page0001The Morgan City Harbor and Terminal District Commission held a stakeholder meeting Monday to mainly discuss upcoming dredging projects. From left, are Port Attorney Gerard Bourgeois, commissioners Pete Orlando and Steven Cornes, and Commission President Joe Cain.

This email address is being protected from spambots. You need JavaScript enabled to view it.

After lots of talk in the past year about starting major dredging projects in the Morgan City area, officials say work will finally be in full swing by the summer. 
The Port of Morgan City hosted a stakeholder meeting and its regular monthly commission meeting Monday.
By September, officials hope to achieve a decent enough water depth to accommodate a lot of vessel traffic from Crewboat Cut south of Morgan City in the Atchafalaya River to the end of the Atchafalaya River Bar Channel, which empties into the Gulf of Mexico.  Sediment accumulation has stifled waterway commerce in the Morgan City area, because many vessels cannot get through the waterways.
The river and bar channel are authorized to be 20 feet deep and 400 feet wide, but the river is rarely consistently at those dimensions. Officials expect the river to be dredged to 18 feet in the Morgan City area by September.
Brice Civil Constructors, which has a contract with the U.S. Army Corps of Engineers to use an innovative, special purpose suction dredge to remove fluid mud, known as fluff, from the Atchafalaya River Bar Channel, should arrive on site as early as May 1 and as late as June 1, said Tim Connell, operations manager for the Corps’ New Orleans district. 
That contract could be worth up to $21.8 million and continue up to four years. Brice only gets paid if it meets certain production standards during the dredging process. The projected arrival has been delayed about a month due to several different issues.  Brice plans to use a 145-foot long offshore support vessel with a pump and two drag arms off the back to remove the fluff from the channel, said Jon McVay, Brice president. The company is an Alaska native corporation.
Brice has identified the vessel it plans to use and will lease that vessel for at least the first year of its dredging work in the bar channel, McVay said.
Manson Construction, which has a roughly $15 million contract to dredge the river from Crewboat Cut to the northern part of the bar channel, should arrive in late March or early April in the cut and be finished up to the bar channel by the end of July, Connell said. That contract will address buildup of sand in the river by using a cutter-head dredge to re-move it.
Officials expect to award a contract to dredge and take care of sediment accumulation issues in Bayou Chene by March 30 and may commence dredging in April, Connell said. But port officials expressed no objection in delaying that contract if it saves money.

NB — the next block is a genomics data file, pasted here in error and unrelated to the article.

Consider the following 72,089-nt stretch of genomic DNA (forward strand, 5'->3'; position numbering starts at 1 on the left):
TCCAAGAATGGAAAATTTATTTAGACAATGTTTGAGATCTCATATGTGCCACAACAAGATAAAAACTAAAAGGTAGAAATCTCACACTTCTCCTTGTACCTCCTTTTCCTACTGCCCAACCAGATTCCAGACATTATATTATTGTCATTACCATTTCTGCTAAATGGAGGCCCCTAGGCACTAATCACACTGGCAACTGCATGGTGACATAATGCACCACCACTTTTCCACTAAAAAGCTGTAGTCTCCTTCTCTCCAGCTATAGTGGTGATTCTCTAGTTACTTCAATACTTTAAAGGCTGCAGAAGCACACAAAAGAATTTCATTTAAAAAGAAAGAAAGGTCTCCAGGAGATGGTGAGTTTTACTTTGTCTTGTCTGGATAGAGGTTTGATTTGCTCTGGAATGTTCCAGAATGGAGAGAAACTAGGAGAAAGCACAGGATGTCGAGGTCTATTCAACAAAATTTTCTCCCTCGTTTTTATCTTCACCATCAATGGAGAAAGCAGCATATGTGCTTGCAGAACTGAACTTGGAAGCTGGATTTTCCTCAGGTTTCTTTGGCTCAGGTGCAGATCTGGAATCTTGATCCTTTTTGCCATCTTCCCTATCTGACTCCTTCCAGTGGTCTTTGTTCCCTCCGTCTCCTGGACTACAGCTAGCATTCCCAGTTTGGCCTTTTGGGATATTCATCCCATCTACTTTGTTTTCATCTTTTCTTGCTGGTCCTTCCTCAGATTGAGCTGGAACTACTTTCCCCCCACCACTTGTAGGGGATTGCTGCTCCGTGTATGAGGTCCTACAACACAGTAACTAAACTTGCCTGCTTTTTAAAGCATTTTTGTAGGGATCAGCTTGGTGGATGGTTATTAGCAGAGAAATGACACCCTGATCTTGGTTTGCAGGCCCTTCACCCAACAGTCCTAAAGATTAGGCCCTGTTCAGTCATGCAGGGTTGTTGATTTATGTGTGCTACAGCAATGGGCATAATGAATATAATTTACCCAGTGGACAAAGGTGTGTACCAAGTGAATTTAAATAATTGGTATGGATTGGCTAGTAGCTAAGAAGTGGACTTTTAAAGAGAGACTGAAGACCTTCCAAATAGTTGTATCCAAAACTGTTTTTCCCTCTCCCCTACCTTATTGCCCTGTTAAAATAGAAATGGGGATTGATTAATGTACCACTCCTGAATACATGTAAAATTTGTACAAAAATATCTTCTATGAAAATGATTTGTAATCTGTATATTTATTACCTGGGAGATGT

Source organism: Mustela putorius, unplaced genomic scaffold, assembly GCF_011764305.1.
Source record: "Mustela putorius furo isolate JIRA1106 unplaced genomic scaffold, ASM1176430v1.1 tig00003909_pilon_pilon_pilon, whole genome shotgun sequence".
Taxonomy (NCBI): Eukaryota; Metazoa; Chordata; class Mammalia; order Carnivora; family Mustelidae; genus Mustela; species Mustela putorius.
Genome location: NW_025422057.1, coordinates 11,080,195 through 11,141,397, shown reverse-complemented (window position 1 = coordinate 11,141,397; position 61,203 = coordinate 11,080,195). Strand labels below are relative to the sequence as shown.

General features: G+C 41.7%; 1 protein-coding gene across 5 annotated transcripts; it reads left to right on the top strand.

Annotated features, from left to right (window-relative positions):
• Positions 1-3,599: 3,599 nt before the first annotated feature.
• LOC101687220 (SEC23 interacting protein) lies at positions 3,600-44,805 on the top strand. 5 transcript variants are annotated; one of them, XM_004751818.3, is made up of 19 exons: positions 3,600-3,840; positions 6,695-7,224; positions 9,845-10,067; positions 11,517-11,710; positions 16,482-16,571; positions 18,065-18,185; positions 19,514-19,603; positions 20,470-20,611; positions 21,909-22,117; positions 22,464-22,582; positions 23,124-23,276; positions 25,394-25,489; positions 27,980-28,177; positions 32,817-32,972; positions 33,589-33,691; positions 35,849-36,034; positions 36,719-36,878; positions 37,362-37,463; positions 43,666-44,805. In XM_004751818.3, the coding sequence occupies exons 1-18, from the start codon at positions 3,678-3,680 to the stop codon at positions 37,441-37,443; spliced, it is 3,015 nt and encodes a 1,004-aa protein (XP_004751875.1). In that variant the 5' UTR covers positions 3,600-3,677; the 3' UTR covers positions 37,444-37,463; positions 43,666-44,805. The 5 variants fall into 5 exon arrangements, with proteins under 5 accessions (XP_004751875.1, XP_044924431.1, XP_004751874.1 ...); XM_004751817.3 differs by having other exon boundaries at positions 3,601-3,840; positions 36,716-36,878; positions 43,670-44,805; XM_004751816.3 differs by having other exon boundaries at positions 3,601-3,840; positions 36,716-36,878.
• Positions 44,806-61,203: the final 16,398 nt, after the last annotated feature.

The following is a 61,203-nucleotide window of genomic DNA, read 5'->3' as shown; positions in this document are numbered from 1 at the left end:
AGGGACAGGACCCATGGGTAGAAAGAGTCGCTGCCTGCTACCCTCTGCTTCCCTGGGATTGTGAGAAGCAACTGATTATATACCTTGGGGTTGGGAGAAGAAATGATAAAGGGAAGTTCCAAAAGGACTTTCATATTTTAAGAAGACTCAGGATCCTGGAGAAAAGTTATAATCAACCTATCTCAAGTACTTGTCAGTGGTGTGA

Much of the dredging work that’s getting ready to take place is made possible by the drastic increase in dredging funds secured during 2018 after getting roughly $6 million to dredge the prior few years.
Port leaders learned last year that roughly $50 million to dredge would be coming to the port. For the 2018 and 2019 fiscal years, about $15 million was allocated in the Corps’ budget to dredge the area’s water-ways. On top of that, another $20 million became available in supplemental funds.
Charles Brittingham is senior vice president at government relations firm Cassidy & Associates in Washington, D.C., and has been working with many different people for about two years to try to help secure more dredging funds.
The port committed $1.25 million months ago to the Corps to be used for dredging. Though that amount may not seem like a lot compared to the vast amount of federal dredging funds, Brittingham said having “skin in the game” for a local entity is often a key to consistently getting healthy federal funding.
Durund Elzey, assistant deputy district engineer for the Corps, also spoke at the stakeholder meet-ing. He discussed the Mississippi River & Tributaries and Atchafalaya Basin Program. He referenced the Atchafalaya Basin Floodway System, which has struggled to get funds in recent years.
Water management units within the system are designed to restore historical water regimes and limit the amount of sediment coming into the basin, Elzey said.
The Old River Control Structure maintains a 70/30 spilt of flow, meaning that 70 percent of the flow is sent down the Mississippi River at that structure, while 30 percent of the flow is directed to the Atchafalaya River.
In the aftermath of the 2011 flood, the Corps rec-ommended doing a sedimentation study to effectively manage the flow and sediment traveling through the Baton Rouge area, and officials are currently exploring that problem, Elzey said.
Morgan City Harbor and Terminal District Commission President Joe Cain said the port’s issues with sediment buildup in its waterways are a two-fold problem in that much of the dredged material is pumped right back in the river.
Cain asked Elzey to bring the message back to the Corps’ New Orleans district and promote bene-ficial use of the fertile sand from the Atchafalaya River to create land, especially in the nearby dying Terrebonne Parish marshes.
Elzey said the gover-nor’s advisory council has looked into that issue. The biggest challenge to bene-ficially use dredge materi-al is funding, and someadditional authorization will be required to allow the Corps to actually transport the sediment, Elzey said.
Published by Daily Review 02/12/19
Links to presentations from 02/11/19 Stakeholder Meeting:
Dredging Status Update – Tim Connell, Operations Manager, Corps of Engineers, New Orleans District
Update on Specialty Built Equipment for Bar Channel – Jon Mcvay, President, Brice Civil Constructors
Presentation on Mississippi River & Tributaries (MR&T) and Atchafalaya Basin Program - Durund Elzey, Assistant Deputy District Engineer, Corps of Engineers, New Orleans District